House GOP Non-Plussed by Herbert’s Healthy Utah

Here’s a strange situation: The Utah House’s Medicaid expansion expert says it may be easier to get the Obama administration to approve the GOP Legislature’s expansion program than to get Republican Gov. Gary Herbert to sign it.

Hebert worked long and hard – and GOP legislative leaders give him credit for that – to get a variety of federal government exemptions for his Healthy Utah program.

But House Majority Leader Jim Dunnigan, R-Taylorsville, told a press conference on the Legislature’s first day Monday that while he hopes Herbert will reach a compromise with conservative lawmakers over Medicaid expansion, he thinks federal Health and Human Services folks may be easier to work with.


And this after House Speaker Greg Hughes, R-Draper, said in the same press meeting he plans on working closely with Herbert administration officials on a number of issues.

“Politics is counting,” said Hughes. It takes a majority of the House, 38 votes, a majority of the Senate, 15 votes, and the governor’s signature, 1 vote, to get a bill or budget passed.

“If it was just me and the lieutenant governor” working over a Healthy Utah compromise, “We could solve it in five minutes,” said Dunnigan, an insurance executive who has become the recognized expert in the GOP-controlled House and Senate on Medicaid expansion.

Dunnigan is talking about Lt. Gov. Spencer Cox, a former Utah House member, who is Herbert’s assigned liaison with the Legislature in a number of areas.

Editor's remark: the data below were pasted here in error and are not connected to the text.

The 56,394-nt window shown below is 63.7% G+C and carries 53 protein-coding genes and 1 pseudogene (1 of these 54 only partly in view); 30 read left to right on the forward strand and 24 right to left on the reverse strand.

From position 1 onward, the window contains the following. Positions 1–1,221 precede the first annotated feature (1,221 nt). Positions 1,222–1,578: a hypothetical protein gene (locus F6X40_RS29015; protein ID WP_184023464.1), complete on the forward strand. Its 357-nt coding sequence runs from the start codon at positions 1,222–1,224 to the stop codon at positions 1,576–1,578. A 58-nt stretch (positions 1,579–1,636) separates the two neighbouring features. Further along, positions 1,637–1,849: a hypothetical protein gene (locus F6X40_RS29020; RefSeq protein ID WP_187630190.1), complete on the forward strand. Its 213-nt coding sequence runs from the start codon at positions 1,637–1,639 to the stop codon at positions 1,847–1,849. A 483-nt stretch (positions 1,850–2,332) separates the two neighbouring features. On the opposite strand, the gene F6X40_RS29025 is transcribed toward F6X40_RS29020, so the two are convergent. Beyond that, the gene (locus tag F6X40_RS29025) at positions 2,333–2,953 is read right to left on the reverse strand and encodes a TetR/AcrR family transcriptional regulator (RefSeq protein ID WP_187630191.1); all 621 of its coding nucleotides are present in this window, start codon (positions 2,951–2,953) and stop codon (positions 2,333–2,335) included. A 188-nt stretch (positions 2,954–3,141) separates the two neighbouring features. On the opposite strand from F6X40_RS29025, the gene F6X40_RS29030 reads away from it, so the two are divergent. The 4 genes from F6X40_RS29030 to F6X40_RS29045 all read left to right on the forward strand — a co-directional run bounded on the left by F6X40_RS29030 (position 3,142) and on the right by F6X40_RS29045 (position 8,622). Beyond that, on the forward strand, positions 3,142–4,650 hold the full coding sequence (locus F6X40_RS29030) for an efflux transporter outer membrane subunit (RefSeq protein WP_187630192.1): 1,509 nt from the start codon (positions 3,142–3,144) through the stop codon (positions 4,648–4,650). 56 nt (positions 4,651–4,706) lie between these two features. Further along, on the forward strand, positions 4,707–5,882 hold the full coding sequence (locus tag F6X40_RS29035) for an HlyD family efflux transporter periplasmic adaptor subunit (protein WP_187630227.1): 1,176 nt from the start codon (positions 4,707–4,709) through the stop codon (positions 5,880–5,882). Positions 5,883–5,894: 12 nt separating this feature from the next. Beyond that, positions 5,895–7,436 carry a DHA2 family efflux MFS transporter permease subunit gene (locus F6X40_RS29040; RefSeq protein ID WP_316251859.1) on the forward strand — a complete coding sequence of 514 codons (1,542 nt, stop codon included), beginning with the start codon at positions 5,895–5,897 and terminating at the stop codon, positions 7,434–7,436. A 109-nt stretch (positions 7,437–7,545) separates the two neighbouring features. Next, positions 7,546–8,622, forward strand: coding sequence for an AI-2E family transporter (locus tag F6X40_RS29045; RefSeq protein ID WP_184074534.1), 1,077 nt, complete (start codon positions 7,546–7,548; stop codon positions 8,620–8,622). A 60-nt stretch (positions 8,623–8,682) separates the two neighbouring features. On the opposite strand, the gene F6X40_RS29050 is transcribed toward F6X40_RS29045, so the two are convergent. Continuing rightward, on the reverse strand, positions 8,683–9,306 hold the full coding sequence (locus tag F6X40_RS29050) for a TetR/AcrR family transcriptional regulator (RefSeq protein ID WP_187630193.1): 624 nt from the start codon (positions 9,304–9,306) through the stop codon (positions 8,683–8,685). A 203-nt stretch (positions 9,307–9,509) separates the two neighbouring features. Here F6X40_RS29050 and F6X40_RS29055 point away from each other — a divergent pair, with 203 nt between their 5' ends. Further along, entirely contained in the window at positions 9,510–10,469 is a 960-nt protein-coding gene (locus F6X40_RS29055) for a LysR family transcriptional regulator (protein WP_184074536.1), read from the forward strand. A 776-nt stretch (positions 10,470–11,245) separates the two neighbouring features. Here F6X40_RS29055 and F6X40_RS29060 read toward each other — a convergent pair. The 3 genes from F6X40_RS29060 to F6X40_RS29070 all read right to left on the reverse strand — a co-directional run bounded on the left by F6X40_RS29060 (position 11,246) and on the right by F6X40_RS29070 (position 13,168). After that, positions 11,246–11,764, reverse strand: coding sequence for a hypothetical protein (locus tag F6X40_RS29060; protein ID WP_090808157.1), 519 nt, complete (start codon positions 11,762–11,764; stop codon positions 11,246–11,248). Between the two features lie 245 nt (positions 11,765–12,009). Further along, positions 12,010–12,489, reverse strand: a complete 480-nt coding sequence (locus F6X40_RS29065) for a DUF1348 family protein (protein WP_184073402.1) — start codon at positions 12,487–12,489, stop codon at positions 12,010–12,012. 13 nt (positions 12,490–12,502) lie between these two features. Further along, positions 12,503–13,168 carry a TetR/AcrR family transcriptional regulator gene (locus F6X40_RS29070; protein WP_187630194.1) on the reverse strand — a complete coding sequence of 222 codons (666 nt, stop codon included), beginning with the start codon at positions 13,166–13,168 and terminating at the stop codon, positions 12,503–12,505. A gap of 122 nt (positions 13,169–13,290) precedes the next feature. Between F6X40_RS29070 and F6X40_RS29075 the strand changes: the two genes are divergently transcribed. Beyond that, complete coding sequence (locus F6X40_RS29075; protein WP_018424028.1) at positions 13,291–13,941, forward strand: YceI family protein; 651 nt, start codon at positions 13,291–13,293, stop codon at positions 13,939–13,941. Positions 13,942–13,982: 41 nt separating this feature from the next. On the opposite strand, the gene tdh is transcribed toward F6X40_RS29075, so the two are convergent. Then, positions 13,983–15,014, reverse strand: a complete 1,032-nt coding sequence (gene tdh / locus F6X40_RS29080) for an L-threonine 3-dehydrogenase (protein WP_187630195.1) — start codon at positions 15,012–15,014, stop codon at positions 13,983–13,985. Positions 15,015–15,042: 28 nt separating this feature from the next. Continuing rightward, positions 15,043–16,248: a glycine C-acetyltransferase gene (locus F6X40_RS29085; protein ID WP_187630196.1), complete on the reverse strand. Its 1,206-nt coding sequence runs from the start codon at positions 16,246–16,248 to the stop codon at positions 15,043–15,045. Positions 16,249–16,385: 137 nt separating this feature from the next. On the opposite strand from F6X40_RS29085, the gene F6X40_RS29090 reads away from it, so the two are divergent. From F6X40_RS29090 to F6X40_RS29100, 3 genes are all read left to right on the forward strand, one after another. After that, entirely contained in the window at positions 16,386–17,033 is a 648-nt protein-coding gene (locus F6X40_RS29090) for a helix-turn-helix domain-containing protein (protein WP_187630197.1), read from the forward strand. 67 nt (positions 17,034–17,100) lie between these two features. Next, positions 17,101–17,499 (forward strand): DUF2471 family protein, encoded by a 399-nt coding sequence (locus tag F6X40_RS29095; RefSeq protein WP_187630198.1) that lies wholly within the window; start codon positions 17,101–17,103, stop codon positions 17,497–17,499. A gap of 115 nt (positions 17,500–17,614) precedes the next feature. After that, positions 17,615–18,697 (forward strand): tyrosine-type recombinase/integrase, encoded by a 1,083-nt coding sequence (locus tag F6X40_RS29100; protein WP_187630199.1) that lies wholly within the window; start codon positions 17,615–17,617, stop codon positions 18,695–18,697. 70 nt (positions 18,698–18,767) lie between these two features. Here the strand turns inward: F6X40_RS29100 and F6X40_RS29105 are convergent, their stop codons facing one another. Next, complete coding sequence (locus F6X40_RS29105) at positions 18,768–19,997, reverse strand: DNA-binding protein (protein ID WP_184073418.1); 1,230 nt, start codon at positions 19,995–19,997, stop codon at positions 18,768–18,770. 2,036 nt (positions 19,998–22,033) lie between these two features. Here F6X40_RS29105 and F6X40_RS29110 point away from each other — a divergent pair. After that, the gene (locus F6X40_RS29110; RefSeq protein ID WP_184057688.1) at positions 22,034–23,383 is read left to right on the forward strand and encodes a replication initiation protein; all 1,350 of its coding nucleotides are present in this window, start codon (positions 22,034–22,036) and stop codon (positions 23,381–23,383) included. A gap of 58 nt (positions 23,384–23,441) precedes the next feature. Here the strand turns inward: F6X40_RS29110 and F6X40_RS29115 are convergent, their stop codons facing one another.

But Cox – who represented Herbert in several “frank” meetings with Dunnigan and other GOP leaders recent – has to answer to Herbert, Dunnigan said.

“I’m comfortable” that in the end, federal HHS officials will sign off on Utah’s Medicaid expansion alternative, said Dunnigan.

“It remains to be seen if the governor will sign off on that,” he added.

Admittedly, Herbert has a lot personally involved in his Healthy Utah Medicaid expansion. He traveled back to Washington, D.C, numerous times to deal face-to-face with HHS bosses.

And both Herbert and HHS officials say Utah has been given more flexibility and authority in Healthy Utah than any other state.

Herbert has started – or at least agrees with – a public relations campaign over his Healthy Utah, complete with local radio ads and newspaper op-eds, that push Healthy Utah and argue the Legislature should adopt it.

Dunnigan said he went with Herbert back to D.C. for some of those HHS negotiation meetings.

“And the governor did a terrific job” in getting the waivers he did in Healthy Utah, said Dunnigan, which is far superior to the Obamacare Medicaid expansion plan.

But legislative Republicans still have a number of serious issues with Healthy Utah – including its cost of an estimated $136 million and insuring as many as 195,000 poorer Utahns.

Last month a special legislative health care task force gave preliminary approval to a much scaled down expansion plan that would cover only 10,000 to 16,000 of the most needy, poorer and sicker Utahns.

Hughes says legislative Republicans are committed to work through Medicaid expansion over the next 45 days.

And while he can’t see the final solution now, negotiations will be done in good faith, with all ideas considered, Hughes said.

“We need some consensus,” Dunnigan said with a tired voice (and this is the first day of the session).

“I’m still working. I really hope the governor and Legislature come to that common ground.”

GOP lawmakers are well aware that many poorer Utahns are suffering today, and have been suffering over the last 18 months as Herbert put together his Healthy Utah plan and lawmakers refused to adopt the Obamacare option to Medicaid expansion.